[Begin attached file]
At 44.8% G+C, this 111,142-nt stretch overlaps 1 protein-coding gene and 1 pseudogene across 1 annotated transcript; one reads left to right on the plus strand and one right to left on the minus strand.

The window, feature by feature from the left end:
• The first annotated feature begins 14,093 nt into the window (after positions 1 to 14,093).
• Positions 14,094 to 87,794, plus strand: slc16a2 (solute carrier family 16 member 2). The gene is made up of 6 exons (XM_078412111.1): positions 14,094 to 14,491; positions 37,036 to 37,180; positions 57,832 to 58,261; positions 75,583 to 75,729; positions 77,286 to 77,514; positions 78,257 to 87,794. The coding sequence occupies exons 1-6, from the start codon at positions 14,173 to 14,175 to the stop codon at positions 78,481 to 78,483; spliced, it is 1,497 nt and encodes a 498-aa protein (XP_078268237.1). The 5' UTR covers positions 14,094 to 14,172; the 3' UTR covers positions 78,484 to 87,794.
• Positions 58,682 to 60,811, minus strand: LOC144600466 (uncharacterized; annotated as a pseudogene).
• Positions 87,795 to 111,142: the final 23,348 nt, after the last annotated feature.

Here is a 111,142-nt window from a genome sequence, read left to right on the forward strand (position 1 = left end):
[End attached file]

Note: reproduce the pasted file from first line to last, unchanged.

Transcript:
At 44.8% G+C, this 111,142-nt stretch overlaps 1 protein-coding gene and 1 pseudogene across 1 annotated transcript; one reads left to right on the plus strand and one right to left on the minus strand.

The window, feature by feature from the left end:
• The first annotated feature begins 14,093 nt into the window (after positions 1 to 14,093).
• Positions 14,094 to 87,794, plus strand: slc16a2 (solute carrier family 16 member 2). The gene is made up of 6 exons (XM_078412111.1): positions 14,094 to 14,491; positions 37,036 to 37,180; positions 57,832 to 58,261; positions 75,583 to 75,729; positions 77,286 to 77,514; positions 78,257 to 87,794. The coding sequence occupies exons 1-6, from the start codon at positions 14,173 to 14,175 to the stop codon at positions 78,481 to 78,483; spliced, it is 1,497 nt and encodes a 498-aa protein (XP_078268237.1). The 5' UTR covers positions 14,094 to 14,172; the 3' UTR covers positions 78,484 to 87,794.
• Positions 58,682 to 60,811, minus strand: LOC144600466 (uncharacterized; annotated as a pseudogene).
• Positions 87,795 to 111,142: the final 23,348 nt, after the last annotated feature.

Here is a 111,142-nt window from a genome sequence, read left to right on the forward strand (position 1 = left end):